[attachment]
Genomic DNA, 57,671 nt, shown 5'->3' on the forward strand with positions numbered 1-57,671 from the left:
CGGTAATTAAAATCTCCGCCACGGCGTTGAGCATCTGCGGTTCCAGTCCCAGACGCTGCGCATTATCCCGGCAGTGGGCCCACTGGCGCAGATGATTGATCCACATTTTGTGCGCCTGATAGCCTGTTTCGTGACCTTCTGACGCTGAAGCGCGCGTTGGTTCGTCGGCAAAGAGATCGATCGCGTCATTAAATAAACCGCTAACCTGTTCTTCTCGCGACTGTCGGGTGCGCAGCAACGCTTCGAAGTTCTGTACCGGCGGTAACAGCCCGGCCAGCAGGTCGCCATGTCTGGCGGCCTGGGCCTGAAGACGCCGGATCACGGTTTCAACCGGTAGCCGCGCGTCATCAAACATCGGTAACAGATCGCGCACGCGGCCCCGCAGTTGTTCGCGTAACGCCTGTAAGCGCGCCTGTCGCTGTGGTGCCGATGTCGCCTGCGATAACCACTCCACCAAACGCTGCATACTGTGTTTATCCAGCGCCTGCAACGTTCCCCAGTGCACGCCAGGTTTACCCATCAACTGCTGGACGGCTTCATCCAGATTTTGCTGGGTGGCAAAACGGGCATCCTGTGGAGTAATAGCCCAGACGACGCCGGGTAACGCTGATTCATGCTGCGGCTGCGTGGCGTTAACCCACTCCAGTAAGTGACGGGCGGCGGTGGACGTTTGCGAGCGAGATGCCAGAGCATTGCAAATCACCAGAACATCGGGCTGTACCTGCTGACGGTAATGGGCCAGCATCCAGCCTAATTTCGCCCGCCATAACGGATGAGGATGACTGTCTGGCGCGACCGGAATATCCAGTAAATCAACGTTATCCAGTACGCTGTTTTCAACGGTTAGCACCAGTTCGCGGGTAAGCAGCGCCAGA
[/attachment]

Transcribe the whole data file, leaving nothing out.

Genomic DNA, 57,671 nt, shown 5'->3' on the forward strand with positions numbered 1-57,671 from the left:
CGGTAATTAAAATCTCCGCCACGGCGTTGAGCATCTGCGGTTCCAGTCCCAGACGCTGCGCATTATCCCGGCAGTGGGCCCACTGGCGCAGATGATTGATCCACATTTTGTGCGCCTGATAGCCTGTTTCGTGACCTTCTGACGCTGAAGCGCGCGTTGGTTCGTCGGCAAAGAGATCGATCGCGTCATTAAATAAACCGCTAACCTGTTCTTCTCGCGACTGTCGGGTGCGCAGCAACGCTTCGAAGTTCTGTACCGGCGGTAACAGCCCGGCCAGCAGGTCGCCATGTCTGGCGGCCTGGGCCTGAAGACGCCGGATCACGGTTTCAACCGGTAGCCGCGCGTCATCAAACATCGGTAACAGATCGCGCACGCGGCCCCGCAGTTGTTCGCGTAACGCCTGTAAGCGCGCCTGTCGCTGTGGTGCCGATGTCGCCTGCGATAACCACTCCACCAAACGCTGCATACTGTGTTTATCCAGCGCCTGCAACGTTCCCCAGTGCACGCCAGGTTTACCCATCAACTGCTGGACGGCTTCATCCAGATTTTGCTGGGTGGCAAAACGGGCATCCTGTGGAGTAATAGCCCAGACGACGCCGGGTAACGCTGATTCATGCTGCGGCTGCGTGGCGTTAACCCACTCCAGTAAGTGACGGGCGGCGGTGGACGTTTGCGAGCGAGATGCCAGAGCATTGCAAATCACCAGAACATCGGGCTGTACCTGCTGACGGTAATGGGCCAGCATCCAGCCTAATTTCGCCCGCCATAACGGATGAGGATGACTGTCTGGCGCGACCGGAATATCCAGTAAATCAACGTTATCCAGTACGCTGTTTTCAACGGTTAGCACCAGTTCGCGGGTAAGCAGCGCCAGA